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Samsung Galaxy S5 Mini review: Not worth it in 2017

Samsung Galaxy S5 Mini header
Our Rating :
£119.95 from
Price when reviewed : £324
inc VAT SIM-free

The Samsung Galaxy S5 Mini has excellent battery life and a decent camera, but its downgraded performance holds it back


Processor: Quad-core 1.4GHz Samsung Exynos 3470, Screen Size: 4.5in, Screen resolution: 1,280×720, Rear camera: 8-megapixel, Storage: 16GB, Wireless data: 3G, 4G, Size: 131x65x9.1mm, Weight: 120g, Operating system: Android 4.4.2

Update: Phones have gotten bigger, it’s fair to say – especially if you’re a fan of Samsung. Handsets start at 5in, and the S6 and S7 didn’t get their own “mini” versions, leaving the Galaxy S5 Mini the last small (sort of) flagship Samsung produced. Assuming you can find one in 2017 (most places have retired it), is it worth owning?

No, is the short answer. As you’ll see from Katherine’s original review below, the S5 Mini was significantly less powerful than the phone it was based on. Nearly three generations of phone later, that gap is more insurmountable now than it ever was.

If you really do want a smaller phone, Sony’s Xperia Z5 Compact has aged far more gracefully. Not only was it pretty much identical to that year’s flagship in a smaller package, it was also released more recently, meaning it feels more up to date. 

You’ll probably want to act fast though, as it’s also getting harder to track down. Though at the time of writing, you can still get one via Amazon Marketplace for just over £200.

Katherine’s original review continues below.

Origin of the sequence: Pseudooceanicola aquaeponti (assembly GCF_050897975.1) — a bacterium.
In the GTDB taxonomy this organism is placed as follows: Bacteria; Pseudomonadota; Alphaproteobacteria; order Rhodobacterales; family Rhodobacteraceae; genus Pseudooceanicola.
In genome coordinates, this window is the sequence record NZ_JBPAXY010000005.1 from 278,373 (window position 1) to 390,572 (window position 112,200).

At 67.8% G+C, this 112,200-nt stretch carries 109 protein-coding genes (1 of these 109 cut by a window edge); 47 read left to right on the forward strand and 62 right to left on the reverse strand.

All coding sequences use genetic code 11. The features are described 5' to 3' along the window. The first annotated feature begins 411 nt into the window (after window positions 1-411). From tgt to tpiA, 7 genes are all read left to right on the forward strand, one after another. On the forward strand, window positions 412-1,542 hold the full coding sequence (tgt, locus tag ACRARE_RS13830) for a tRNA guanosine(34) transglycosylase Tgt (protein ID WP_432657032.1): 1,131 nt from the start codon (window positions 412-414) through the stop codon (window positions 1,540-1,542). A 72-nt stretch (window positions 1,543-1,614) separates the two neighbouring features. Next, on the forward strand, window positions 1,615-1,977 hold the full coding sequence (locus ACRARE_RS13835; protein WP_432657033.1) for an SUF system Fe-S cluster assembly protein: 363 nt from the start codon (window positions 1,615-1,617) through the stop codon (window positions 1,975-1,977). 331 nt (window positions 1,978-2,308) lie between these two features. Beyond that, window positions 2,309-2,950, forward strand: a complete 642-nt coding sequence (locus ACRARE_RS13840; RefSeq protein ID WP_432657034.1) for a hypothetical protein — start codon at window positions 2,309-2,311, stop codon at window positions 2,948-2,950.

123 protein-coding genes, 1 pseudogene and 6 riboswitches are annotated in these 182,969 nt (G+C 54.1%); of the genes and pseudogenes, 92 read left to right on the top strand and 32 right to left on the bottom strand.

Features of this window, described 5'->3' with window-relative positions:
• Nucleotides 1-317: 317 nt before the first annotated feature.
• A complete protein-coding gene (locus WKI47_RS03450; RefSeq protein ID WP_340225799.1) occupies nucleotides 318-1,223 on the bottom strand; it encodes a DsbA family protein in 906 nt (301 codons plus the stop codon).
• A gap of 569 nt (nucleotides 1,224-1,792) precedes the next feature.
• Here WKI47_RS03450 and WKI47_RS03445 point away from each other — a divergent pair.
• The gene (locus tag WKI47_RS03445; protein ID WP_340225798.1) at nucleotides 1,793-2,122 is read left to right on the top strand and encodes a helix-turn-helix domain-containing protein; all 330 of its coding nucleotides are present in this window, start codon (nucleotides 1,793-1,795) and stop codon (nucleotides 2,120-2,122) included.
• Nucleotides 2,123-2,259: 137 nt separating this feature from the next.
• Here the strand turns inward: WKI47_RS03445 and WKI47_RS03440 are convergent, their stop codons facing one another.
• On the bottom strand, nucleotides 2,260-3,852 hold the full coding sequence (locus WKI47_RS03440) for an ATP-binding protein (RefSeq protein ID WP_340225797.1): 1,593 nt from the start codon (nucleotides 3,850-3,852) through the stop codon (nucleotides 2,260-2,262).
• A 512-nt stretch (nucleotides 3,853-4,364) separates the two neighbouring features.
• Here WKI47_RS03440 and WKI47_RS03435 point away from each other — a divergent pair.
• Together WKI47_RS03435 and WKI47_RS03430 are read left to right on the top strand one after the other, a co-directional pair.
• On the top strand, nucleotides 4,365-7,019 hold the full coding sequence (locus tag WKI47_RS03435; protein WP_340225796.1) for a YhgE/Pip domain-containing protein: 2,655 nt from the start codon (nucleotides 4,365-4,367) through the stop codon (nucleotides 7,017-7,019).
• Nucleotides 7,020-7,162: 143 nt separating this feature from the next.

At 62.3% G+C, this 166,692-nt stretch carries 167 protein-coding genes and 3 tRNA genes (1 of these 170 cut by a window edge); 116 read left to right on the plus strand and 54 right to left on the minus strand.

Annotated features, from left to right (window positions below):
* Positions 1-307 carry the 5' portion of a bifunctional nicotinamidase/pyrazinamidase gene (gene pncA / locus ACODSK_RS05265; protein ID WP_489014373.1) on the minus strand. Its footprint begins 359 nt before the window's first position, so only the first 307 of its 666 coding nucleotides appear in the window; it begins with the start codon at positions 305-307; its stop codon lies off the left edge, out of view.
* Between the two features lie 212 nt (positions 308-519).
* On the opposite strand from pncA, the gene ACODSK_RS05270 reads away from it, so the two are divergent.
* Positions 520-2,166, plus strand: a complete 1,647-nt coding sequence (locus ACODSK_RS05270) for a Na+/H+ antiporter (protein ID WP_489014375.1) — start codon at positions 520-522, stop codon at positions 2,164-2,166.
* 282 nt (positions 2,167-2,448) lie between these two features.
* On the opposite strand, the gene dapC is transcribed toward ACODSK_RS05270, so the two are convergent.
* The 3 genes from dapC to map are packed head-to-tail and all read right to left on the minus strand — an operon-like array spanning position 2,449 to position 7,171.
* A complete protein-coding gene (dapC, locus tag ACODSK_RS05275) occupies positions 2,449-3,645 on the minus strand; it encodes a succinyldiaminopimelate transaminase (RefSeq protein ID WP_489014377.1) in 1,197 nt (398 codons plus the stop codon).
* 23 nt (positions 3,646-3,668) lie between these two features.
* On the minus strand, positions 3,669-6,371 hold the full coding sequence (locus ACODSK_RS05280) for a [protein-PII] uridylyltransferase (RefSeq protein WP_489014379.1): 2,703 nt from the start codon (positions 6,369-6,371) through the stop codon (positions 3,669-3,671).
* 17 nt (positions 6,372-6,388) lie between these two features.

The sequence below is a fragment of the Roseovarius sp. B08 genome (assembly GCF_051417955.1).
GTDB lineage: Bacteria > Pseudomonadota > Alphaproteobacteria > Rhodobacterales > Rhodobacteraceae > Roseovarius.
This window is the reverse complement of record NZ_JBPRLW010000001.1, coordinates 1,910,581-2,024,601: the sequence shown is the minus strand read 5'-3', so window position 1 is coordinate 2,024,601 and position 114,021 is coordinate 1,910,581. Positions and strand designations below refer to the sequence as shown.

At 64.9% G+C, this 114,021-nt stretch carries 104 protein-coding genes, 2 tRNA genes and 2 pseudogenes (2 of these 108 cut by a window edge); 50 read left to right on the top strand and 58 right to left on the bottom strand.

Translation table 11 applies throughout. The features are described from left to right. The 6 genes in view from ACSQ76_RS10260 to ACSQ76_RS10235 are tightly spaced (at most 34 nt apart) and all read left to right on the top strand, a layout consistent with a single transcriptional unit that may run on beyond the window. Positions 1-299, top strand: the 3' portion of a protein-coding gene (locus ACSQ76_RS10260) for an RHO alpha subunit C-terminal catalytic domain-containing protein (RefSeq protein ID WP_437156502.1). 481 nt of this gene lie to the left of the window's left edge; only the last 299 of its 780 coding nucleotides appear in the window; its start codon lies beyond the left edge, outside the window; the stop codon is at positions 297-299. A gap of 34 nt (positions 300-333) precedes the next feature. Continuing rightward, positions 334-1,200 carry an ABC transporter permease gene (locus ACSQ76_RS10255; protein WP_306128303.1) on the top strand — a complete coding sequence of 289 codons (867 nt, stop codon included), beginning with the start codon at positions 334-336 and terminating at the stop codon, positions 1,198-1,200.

In terms of looks, the S5 Mini shares many of the same design cues as its big brother. Besides the obvious decrease in size, you’d be hard pushed to tell them apart as they both have the same pimpled rear panel to help provide more grip (although the S5 Mini had a decidedly more oily texture than our well-worn S5), and the metallic plastic rim has an identical ribbed design. Even the heart rate sensor is in the same place, sitting just below the rear 8-megapixel camera.

It’s a great looking handset for something so small, and it feels tough and well-made despite its plastic chassis. At 9.1mm thick, it’s a fraction fatter than its larger sibling, but the S5 Mini’s slimmer dimensions make it easier to fit in a pocket and use one-handed. However, now that the metal-rimmed Galaxy Alpha has come down in price to just £280 SIM-free, the S5 Mini looks incredibly cheap and tacky by comparison.

However, unlike the Alpha, the S5 Mini is IP67 certified, which means it’s protected against dust and can survive being dunked in up to a metre of water for 30 minutes. Best of all, Samsung’s managed to do this without covering the microUSB port with a cheap plastic flap, which is something that made charging the original S5 a bit of a pain.


The S5 Mini only has a 4.5in screen and a 1,280×720 resolution, but its Super AMOLED display is just as lovely to look at as the S5’s. Our colour calibrator showed it was displaying an outstanding 100 per cent of the sRGB colour gamut, so you can expect colours to look their very best when watching films and videos.